Published Papers (3 papers)

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Open AccessArticle
Wearing of Cloth or Disposable Surgical Face Masks has no Effect on Vigorous Exercise Performance in Healthy Individuals
Int. J. Environ. Res. Public Health 2020, 17(21), 8110; https://doi.org/10.3390/ijerph17218110 - 03 Nov 2020
Abstract
Wearing face masks is recommended for the prevention of contracting or exposing others to cardiorespiratory infections, such as COVID-19. Controversy exists on whether wearing face masks during vigorous exercise affects performance. We used a randomized, counterbalanced cross-over design to evaluate the effects of [...] Read more.
Wearing face masks is recommended for the prevention of contracting or exposing others to cardiorespiratory infections, such as COVID-19. Controversy exists on whether wearing face masks during vigorous exercise affects performance. We used a randomized, counterbalanced cross-over design to evaluate the effects of wearing a surgical mask, a cloth mask, or no mask in 14 participants (7 men and 7 women; 28.2 ± 8.7 y) during a cycle ergometry test to exhaustion. Arterial oxygen saturation (pulse oximetry) and tissue oxygenation index (indicator of hemoglobin saturation/desaturation) at vastus lateralis (near-infrared spectroscopy) were assessed throughout the exercise tests. Wearing face masks had no effect on performance (time to exhaustion (mean ± SD): no mask 622 ± 141 s, surgical mask 657 ± 158 s, cloth mask 637 ± 153 s (p = 0.20); peak power: no mask 234 ± 56 W, surgical mask 241 ± 57 W, cloth mask 241 ± 51 W (p = 0.49)). When expressed relative to peak exercise performance, no differences were evident between wearing or not wearing a mask for arterial oxygen saturation, tissue oxygenation index, rating of perceived exertion, or heart rate at any time during the exercise tests. Wearing a face mask during vigorous exercise had no discernable detrimental effect on blood or muscle oxygenation, and exercise performance in young, healthy participants (ClinicalTrials.gov, NCT04557605). Full article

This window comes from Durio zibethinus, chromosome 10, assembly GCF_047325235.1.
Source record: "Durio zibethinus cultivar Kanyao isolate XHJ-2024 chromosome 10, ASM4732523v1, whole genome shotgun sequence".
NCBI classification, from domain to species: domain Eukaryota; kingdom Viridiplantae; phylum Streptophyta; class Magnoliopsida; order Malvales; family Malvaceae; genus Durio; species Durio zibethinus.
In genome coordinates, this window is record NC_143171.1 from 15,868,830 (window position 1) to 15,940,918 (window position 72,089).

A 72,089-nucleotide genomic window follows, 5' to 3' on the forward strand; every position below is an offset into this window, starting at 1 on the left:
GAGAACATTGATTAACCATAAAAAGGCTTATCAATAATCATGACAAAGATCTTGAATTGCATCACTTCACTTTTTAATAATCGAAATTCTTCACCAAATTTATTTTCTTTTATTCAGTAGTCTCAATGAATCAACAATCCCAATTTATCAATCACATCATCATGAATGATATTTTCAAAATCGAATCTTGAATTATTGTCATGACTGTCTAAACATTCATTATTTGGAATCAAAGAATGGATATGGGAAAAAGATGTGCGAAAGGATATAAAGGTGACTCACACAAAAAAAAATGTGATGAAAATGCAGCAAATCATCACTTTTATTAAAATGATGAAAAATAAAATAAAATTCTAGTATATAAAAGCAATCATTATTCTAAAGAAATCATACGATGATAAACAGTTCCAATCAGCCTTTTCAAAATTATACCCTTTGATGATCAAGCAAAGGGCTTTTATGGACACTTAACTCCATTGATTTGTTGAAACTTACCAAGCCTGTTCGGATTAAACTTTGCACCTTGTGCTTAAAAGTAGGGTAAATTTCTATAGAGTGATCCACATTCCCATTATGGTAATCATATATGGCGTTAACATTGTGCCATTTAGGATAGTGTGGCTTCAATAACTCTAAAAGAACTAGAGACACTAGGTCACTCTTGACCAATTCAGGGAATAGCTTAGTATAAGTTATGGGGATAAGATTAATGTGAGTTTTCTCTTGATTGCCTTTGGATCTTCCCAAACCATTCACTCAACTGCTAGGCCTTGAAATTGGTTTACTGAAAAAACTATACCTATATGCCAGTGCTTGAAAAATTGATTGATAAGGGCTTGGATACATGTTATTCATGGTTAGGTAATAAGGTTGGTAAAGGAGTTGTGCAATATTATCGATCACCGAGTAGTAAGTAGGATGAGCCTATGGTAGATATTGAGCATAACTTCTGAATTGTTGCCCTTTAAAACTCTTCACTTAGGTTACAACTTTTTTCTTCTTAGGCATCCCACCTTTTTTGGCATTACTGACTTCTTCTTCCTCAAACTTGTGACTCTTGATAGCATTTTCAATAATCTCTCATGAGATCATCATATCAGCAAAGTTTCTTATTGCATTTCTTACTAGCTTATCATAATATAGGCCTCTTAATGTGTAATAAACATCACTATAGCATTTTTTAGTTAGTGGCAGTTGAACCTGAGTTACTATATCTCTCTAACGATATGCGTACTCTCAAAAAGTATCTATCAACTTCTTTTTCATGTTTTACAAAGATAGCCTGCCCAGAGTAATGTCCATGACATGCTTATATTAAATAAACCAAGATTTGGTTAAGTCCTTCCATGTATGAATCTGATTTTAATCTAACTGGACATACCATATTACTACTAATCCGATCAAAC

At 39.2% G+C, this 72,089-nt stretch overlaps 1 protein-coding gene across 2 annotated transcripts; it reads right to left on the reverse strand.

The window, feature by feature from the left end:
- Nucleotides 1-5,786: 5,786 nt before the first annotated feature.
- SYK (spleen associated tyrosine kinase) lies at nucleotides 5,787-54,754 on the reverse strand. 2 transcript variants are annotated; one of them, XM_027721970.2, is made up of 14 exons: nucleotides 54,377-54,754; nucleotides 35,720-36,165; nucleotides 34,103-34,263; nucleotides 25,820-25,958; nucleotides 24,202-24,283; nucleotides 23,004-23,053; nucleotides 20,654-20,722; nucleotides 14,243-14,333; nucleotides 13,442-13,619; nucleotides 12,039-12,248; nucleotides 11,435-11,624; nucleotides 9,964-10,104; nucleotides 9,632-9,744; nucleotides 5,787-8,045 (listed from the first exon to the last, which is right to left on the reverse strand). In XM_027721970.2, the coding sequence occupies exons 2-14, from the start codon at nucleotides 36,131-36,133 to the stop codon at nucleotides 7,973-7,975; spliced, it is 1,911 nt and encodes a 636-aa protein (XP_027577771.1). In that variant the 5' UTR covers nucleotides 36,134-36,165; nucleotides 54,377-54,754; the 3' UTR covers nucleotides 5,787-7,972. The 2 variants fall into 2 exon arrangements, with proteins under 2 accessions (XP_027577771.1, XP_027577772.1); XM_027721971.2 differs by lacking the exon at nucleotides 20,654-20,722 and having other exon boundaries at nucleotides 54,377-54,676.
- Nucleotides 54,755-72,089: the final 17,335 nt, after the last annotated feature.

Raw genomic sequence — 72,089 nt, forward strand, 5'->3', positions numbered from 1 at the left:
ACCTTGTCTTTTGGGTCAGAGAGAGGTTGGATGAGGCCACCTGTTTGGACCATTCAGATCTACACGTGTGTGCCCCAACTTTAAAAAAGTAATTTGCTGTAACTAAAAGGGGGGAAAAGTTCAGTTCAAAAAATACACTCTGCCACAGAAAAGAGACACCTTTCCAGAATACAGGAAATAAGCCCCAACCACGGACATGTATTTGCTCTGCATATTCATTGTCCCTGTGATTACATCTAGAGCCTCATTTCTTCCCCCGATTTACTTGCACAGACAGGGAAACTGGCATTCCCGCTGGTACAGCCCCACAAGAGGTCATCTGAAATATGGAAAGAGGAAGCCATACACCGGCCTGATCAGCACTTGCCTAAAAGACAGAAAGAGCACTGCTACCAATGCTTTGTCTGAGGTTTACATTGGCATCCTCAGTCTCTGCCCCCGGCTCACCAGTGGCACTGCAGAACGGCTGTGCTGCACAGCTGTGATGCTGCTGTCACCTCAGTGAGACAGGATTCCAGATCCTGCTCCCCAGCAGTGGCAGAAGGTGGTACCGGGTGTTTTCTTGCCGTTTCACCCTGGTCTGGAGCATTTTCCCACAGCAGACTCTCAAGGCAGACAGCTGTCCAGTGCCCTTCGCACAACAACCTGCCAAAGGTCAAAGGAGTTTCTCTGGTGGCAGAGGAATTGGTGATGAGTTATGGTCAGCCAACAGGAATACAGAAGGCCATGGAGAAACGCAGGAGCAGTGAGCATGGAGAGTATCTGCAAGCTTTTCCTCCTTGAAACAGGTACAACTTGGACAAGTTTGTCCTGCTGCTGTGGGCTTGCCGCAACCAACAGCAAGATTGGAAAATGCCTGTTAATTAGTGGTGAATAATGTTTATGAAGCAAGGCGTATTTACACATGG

(This article belongs to the Special Issue Exercise and Sport in Stressful Conditions and Environments)
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Open AccessArticle
Short-Term Resistance Training Supported by Whole-Body Cryostimulation Induced a Decrease in Myostatin Concentration and an Increase in Isokinetic Muscle Strength
Int. J. Environ. Res. Public Health 2020, 17(15), 5496; https://doi.org/10.3390/ijerph17155496 - 30 Jul 2020
Abstract
The study aimed to determine whether combining cryostimulation with resistance training would effectively increase muscle strength, and if so, whether this adaptation would be related to changes in circulating levels of exerkines (i.e., mediators of systemic adaptation to exercise). Twenty-five students completed 12 [...] Read more.